Physicochemical and microbiological analyses of bacterial isolates from drinking water distribution systems of some higher institutions in Edo State, Nigeria
In drinking water systems, a large number of microorganisms live in complex communities in a selfproduced extracellular polymeric matrix associated with inner surfaces of pipes, walls and floors of storage tanks, joints and faucets. This study was aimed at analyzing the physicochemical and microbiological characteristics of bacterial isolates of drinking water distribution systems in some higher institutions in Edo State. The physicochemical parameters were determined by using standard protocol and microbiological water quality was conducted using the standard microbiological methods. The results of the physicochemical analysis showed that, the pH values ranged between 4.17 and 5.89. The highest (5.89) was recorded with samples from OK-R and the least (4.17) was obtained from UB-T. The electrical conductivity (EC) values for SA-R (104.8µS/cm), AA-R (105.5 µS/cm) and OKR (114.8 µS/cm) exceeded the permissible threshold value of 100µS/cm. Concentrations of lead for AA-R (0.02 mg/L) and OK-R (0.03 mg/L) were significantly higher than the acceptable level of 0.01mg/L. The mean total heterotrophic bacterial counts ranged from 3.3 ± 0.3 x 102 cfu/mL to 9.3 ± 0.3 x 102 cfu/mL, with the least and highest counts recorded for UB-R and AA-R. Phenotypically identified bacteria were the Citrobacter, Klebsiella, Bacillus, Pseudomonas, Proteus and Providencia species. The study revealed that drinking water system of biofilms is a reservoir for microorganisms that could cause public health concerns which is impacted by the presence of available nutrient, environmental conditions and heavy metals.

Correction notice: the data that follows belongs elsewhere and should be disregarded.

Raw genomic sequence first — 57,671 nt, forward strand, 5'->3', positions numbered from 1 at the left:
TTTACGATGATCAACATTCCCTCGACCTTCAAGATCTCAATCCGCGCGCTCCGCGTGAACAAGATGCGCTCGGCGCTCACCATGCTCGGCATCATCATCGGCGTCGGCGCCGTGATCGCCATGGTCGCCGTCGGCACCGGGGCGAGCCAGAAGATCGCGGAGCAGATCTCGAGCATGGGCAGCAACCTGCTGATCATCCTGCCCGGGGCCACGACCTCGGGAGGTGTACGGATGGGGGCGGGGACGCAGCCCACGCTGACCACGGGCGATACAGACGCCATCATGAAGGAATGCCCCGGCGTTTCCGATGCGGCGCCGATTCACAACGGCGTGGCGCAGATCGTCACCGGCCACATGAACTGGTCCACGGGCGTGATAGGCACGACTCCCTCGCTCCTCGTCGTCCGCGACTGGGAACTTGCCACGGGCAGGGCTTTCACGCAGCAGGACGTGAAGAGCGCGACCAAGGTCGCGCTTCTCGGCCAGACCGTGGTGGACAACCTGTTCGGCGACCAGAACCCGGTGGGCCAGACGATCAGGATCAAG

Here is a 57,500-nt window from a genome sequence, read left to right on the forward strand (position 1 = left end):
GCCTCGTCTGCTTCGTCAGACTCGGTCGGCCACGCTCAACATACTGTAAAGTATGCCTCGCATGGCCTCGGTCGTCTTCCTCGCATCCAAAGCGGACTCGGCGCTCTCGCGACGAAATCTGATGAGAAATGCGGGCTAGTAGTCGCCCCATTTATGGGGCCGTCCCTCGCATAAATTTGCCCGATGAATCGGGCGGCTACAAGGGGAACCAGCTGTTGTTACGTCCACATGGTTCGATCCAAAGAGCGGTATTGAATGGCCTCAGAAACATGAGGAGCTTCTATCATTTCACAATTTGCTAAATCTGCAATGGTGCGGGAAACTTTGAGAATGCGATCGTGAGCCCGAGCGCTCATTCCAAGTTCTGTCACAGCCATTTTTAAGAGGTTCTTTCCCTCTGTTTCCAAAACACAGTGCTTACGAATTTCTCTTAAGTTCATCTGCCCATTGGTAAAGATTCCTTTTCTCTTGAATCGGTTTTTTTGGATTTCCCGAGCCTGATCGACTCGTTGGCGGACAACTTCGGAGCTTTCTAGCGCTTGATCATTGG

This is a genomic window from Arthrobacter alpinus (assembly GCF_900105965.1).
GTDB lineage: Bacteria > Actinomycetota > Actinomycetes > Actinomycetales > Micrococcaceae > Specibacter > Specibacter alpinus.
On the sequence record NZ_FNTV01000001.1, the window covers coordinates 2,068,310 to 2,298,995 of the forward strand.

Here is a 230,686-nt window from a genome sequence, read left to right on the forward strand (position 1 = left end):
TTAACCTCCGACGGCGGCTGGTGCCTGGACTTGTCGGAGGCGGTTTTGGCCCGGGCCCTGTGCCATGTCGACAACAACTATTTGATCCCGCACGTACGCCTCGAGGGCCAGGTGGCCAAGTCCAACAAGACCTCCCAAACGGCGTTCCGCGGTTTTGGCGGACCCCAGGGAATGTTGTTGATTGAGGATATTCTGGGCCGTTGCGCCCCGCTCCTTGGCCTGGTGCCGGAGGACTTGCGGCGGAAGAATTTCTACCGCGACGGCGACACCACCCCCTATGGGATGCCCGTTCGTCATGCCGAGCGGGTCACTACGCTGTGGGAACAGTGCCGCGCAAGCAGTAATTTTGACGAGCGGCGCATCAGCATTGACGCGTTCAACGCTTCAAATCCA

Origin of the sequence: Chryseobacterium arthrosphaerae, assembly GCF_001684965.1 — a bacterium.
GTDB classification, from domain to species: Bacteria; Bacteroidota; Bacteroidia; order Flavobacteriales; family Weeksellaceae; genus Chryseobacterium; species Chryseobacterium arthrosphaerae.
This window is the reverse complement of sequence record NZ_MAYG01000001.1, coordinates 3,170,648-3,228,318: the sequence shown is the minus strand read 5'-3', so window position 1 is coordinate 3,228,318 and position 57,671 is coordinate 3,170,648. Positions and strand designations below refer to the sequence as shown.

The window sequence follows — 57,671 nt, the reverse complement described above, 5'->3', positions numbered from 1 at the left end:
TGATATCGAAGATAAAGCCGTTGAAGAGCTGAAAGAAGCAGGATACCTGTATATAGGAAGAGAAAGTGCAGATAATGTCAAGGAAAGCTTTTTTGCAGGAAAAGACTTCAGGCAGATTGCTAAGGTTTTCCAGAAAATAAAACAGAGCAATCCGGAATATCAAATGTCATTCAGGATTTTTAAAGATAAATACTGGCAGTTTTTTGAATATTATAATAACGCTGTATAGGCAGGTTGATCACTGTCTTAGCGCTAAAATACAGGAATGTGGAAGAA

Keywords: biofilm, bacterial load, physicochemical, regression and level of significance.